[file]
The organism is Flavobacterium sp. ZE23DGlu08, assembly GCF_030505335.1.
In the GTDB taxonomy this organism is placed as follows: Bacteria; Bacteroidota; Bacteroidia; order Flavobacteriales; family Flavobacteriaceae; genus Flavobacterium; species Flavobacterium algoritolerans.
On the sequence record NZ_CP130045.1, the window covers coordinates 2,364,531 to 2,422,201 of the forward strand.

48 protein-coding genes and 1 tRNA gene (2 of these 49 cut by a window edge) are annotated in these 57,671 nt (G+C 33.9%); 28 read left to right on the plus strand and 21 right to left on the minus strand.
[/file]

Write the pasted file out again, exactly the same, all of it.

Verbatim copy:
The organism is Flavobacterium sp. ZE23DGlu08, assembly GCF_030505335.1.
In the GTDB taxonomy this organism is placed as follows: Bacteria; Bacteroidota; Bacteroidia; order Flavobacteriales; family Flavobacteriaceae; genus Flavobacterium; species Flavobacterium algoritolerans.
On the sequence record NZ_CP130045.1, the window covers coordinates 2,364,531 to 2,422,201 of the forward strand.

48 protein-coding genes and 1 tRNA gene (2 of these 49 cut by a window edge) are annotated in these 57,671 nt (G+C 33.9%); 28 read left to right on the plus strand and 21 right to left on the minus strand.